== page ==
We have countless interactions with other people, and those interactions can be neutral, positive, or negative. Personally, I have found myself all too many times caught up in a moment, not quite paying attention, not being fully engaged, and reacting to a question or comment in a short, negative, even irritated way. Most busy people can relate.
One of our consultants was in an airport recently and witnessed a situation that illustrates how these seemingly small interactions play out. An Air Force officer was waiting to board his flight and very politely walked up to a lady and inquired, "Excuse me. Are you in line?" She abruptly rounded on him with an incredulous look on her face said, "I'm not blocking you! Why are you asking me?" She became visibly irate with no real provocation. To his credit, the officer said simply, "Thank you," and moved on to his place in line. Our consultant observed what could have been a warm moment of human courtesy turn into an ugly exchange witnessed by many other people.
Think about how many times that sort of instance happens in your company. We took some training about 20 years ago from a talented psychotherapist who taught us the "ingredients" present in every human interaction. There are five:
- The message that we receive through our five senses. In this case, the lady heard "are you in line?" She also was able to observe, if she had elected to do so, body language, tone of voice, and other things.
- Meanings that we derive from the message. We hear and observe, and we then filter the inputs through our memories and perceptions of who we are as people. All five of these ingredients happen, not incidentally, in a matter of nanoseconds. Our brains are truly amazing computers!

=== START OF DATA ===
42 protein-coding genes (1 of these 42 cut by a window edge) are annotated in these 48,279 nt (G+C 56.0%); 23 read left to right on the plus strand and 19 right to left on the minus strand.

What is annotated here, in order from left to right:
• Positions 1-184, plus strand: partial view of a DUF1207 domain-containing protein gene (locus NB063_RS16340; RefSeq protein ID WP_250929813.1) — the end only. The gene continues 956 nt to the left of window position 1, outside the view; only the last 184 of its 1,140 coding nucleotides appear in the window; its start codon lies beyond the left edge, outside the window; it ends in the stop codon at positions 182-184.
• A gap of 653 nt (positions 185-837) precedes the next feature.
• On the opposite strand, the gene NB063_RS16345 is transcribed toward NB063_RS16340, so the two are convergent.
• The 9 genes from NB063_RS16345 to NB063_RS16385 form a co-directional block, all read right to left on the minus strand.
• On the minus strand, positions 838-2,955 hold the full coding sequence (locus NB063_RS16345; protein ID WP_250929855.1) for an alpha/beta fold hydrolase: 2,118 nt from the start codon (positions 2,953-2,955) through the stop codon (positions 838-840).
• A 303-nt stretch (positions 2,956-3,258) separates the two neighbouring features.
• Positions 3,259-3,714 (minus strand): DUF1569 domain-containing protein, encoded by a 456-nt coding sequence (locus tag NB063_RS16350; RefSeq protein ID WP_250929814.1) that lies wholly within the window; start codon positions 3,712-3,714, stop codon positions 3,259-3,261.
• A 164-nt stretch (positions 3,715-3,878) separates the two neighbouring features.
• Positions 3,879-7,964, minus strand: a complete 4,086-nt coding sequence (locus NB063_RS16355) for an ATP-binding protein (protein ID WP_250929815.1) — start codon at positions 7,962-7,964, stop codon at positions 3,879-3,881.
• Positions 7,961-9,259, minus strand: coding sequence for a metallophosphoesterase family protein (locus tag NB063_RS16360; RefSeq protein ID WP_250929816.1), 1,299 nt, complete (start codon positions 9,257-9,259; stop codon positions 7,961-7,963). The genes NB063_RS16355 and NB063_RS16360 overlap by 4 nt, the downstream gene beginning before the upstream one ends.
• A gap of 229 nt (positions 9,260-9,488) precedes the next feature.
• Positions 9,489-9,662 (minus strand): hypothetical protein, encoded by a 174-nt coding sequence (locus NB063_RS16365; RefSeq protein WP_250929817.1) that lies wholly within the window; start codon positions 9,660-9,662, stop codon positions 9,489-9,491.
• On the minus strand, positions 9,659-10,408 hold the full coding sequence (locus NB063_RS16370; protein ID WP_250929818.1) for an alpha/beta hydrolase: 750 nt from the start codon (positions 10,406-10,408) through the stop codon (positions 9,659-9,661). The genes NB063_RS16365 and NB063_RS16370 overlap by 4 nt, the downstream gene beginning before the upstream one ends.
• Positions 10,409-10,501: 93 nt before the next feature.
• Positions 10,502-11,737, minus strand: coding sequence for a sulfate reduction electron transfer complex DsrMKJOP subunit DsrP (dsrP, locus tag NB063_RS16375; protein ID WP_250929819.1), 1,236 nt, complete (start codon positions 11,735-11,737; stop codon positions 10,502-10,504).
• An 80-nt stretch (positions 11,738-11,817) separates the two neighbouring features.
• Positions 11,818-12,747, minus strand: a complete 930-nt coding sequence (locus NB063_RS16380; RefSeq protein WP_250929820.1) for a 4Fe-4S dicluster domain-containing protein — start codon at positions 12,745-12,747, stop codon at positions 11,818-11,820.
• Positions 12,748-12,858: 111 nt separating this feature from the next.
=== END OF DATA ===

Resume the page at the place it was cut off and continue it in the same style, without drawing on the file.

- Feelings come up about the message. Sometimes the feelings are neutral, they may be happy, or they may represent any number of other feelings across the spectrum. Even the most stony, cool-headed, rational, and resolute contractor, because he or she is a biological creature, experiences emotions in the form of feelings as an ingredient in communication.
- Feelings about our feelings. This is an incredible insight our psychotherapist contributed to the literature! Not only do we have feelings, we have feelings about our feelings! This is where we can get caught up in our own psychological dramas, and it's why Socrates’ admonished us to "know thyself" as such a fundamental part of becoming a mature, reflective person.
- Response is what other people see after we have invisibly and nearly instantly completed the first four steps. When the lady became angry and made it apparent to everyone, that's the response people saw without any ability to peer inside her for what motivations prompted her disproportionate outburst.
Stephen Covey taught us that we have an opportunity, and that opportunity is to exercise integrity in the moment of choice just prior to response. That’s where we can elect to let our emotions get the better of us or to choose an alternative path. That instant isn’t a minute or even 30 seconds, it's only a tiny fraction of a second. The officer in this case exercised integrity, remained calm and polite, took what could have been a spiraling blow up, and simply erased it. He exercised integrity in his moment of choice, and, through that simple election, set an example for all of us.
As the leader of your company, you have that same choice. If you allow a message to morph into, "I think I heard something negative; I'm going to blow up!" you are likely not exercising integrity. In the construction business, there are occasionally moments that might cause even the most even-keeled leader to blow his stack, but most interactions aren't that way. To successfully lead a construction company in these times, executives need to listen more thoroughly and exercise integrity in their moments of choice.
Wayne Rivers is the president of The Family Business Institute, Inc. FBI’s mission is to build better contractors! Wayne can be reached at 877-326-2493, email@example.com, or on the web at www.familybusinessinstitute.com